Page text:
They say when you meet the love of your life, time stops, and that's true. What they don't tell you is that when it starts again, it moves extra fast to catch up.
-Edward Bloom in Big Fish
What they also don't tell you is that this can happen when you live a moment, or a series of moments, so unique, so engaging, that all your senses come alive, and for just a little bit, life seems to slow down. Although this story, unlike Edward Bloom’s, is not about love, time stopped for me this summer on a small island in Germany in Lake Constance. Here’s my experience at the 66th Lindau Nobel Laureate Meeting.
The Lindau Nobel Laureate Meeting takes place once a year where 30-40 Nobel Laureates meet a new generation of scientists. They are dedicated to the three natural science Nobel Prize disciplines: physiology or medicine, physics, and chemistry. Every year the topic rotates and an interdisciplinary meeting is held every five years. In physics, the likes of Neils Bohr, Paul Dirac, Wolfgang Pauli, Max Born, and Felix Bloch have all, one time or another, attended these meetings. This year the 66th meeting (the first meeting was in 1951) was on physics and 31 Nobel Laureates convened in Lindau along with 400 young scientists, which I had the privilege to be a part of.
The meeting was packed - lectures, discussions, master classes, and panel discussions- all designed to flourish exchange and discussion between us and the Nobel Laureates. The morning lectures were fascinating. We got to hear:
- Hiroshi Amano (2014 Prize) discuss his invention of the blue LED, which revolutionized the lighting industry by allowing the production of white light 19 times brighter per watt of electricity than conventional light bulbs;
- Klaus von Klitzing (1985 Prize) detail how his discovery of the quantum Hall effect will likely be used for the development of a new international system of units starting in 2018;
- Stefan Hell (2014 Prize) explain how he beat the diffraction limit in optical microscopy by selectively turning on and off certain atomic states in a region of interest; and
- George Smoot (2006 Prize) reveal the long and winding road (40 years) to detecting gravitational waves.
In the afternoons, there were "offline" discussion sessions where we could speak in person with the laureates, ask them questions, or get their opinion on a topic. During these, I
- Witnessed the charisma and strength of character of a fellow Canadian, Arthur McDonald (2015 Prize), who led a project to build a massive detector two kilometre underground in Sudbury, Ontario to measure solar neutrinos,
- Had the opportunity to discuss my research with Serge Haroche (2012 Prize), who pioneered the first experiments for measuring and manipulating individual quantum systems, and
- Was inspired by Steven Chu (1997 Prize), who talked about his time as US Secretary of Energy under President Obama from 2009 to 2013, advocating for renewable energies and bringing awareness of climate change to the country.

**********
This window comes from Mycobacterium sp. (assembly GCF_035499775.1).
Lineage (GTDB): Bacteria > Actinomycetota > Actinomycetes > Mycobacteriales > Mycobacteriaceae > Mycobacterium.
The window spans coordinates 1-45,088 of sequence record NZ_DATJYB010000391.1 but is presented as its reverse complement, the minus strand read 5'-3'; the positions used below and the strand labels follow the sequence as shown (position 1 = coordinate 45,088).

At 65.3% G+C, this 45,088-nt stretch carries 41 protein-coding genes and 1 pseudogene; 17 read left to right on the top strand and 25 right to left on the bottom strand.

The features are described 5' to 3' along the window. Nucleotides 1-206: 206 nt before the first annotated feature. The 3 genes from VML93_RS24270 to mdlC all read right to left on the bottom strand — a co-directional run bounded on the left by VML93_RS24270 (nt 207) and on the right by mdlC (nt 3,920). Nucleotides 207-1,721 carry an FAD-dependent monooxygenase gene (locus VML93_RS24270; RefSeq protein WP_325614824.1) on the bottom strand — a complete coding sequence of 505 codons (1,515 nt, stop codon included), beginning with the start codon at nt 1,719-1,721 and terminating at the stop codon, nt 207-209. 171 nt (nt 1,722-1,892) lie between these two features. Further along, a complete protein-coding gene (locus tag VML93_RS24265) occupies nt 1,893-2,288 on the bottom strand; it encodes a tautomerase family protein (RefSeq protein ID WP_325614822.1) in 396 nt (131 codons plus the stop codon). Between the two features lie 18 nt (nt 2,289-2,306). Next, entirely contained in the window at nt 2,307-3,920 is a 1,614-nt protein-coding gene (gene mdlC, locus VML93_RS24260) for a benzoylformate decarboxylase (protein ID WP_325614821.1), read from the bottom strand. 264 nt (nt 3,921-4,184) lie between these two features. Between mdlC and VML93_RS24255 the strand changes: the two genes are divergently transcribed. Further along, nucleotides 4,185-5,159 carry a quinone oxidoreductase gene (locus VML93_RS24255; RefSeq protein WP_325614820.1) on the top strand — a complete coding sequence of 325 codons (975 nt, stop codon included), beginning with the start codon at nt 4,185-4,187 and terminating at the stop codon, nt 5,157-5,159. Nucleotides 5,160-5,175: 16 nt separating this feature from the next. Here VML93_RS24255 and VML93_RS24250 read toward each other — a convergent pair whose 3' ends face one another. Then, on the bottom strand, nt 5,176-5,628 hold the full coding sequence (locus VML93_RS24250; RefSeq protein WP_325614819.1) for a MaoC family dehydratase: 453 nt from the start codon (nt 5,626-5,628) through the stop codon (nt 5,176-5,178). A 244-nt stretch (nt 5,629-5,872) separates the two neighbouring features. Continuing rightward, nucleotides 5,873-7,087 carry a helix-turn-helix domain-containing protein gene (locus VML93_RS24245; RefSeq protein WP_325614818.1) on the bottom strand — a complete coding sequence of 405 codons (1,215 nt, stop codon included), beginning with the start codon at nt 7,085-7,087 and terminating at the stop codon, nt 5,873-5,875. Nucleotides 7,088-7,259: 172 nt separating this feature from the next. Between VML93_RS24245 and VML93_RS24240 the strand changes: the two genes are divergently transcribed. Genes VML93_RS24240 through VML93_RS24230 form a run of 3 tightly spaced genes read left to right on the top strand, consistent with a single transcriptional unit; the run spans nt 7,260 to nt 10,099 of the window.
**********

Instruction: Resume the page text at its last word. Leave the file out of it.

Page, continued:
One of my favourite moments during these discussions was listening to Roy Glauber (2005 Prize) recount his experience working on the Manhattan Project in Los Alamos when he was 18 years old. As the last surviving person of that era, listening to Glauber's personal story and insights was a historical gem. He addressed the difficulties they had in dealing with the aftermath of the events that followed and being confronted for the first time with the significant ethical questions that entailed. He also talked about his experience at Los Alamos, travelling to New Mexico with directions only to a PO box in the middle of the desert, bumping into John von Neumann as he walked off the train, listening to Richard Feynman recount his stories at lunch, and all the while working hard to calculate nuclear scattering cross sections.
The spirit (and motto) of the conference was threefold: Educate, Inspire, Connect- and while all three were achieved brilliantly, in the end, it's the third that will be memorable. I met countless remarkable individuals from around the world, both interesting and interested, during the many social events. Through these encounters, I learned first-hand about the research my scientific peers were doing in cosmology, biophysics, condensed matter, and my own field of quantum optics. It was also an opportunity to hear about their many non-academic interests. One evening, after my initial disappointment of arriving late for a slightly more formal dinner, scrambling to find the last chair available, I ended up sitting down next to Dominique Gisin, Olympic athlete and gold medallist in the women's downhill ski event at the 2014 Sochi games, and I got to hear her story and the long and difficult road to gold. Gisin later gave a talk on the physics of alpine skiing and the similarities between achieving excellence in sports and in science. She is now starting her second year BSc in physics.
The 67th Nobel Laureate Meeting will be held in June 2017 on Chemistry, and Physics will come around again within the next three to four years. The maximum age to attend is 35 and I encourage anyone who is interested to apply. In the meantime, you can see the Laureate's conference presentations from all previous meetings on the Mediatheque. I also highly recommend watching the Heidleberg Lecture given by Vincent Cerf. While not a laureate himself, he is considered one of the "fathers of the internet" for developing the TCP/IP protocol which you are using to read this blog. Now working for Google, he wants to put the internet on Mars.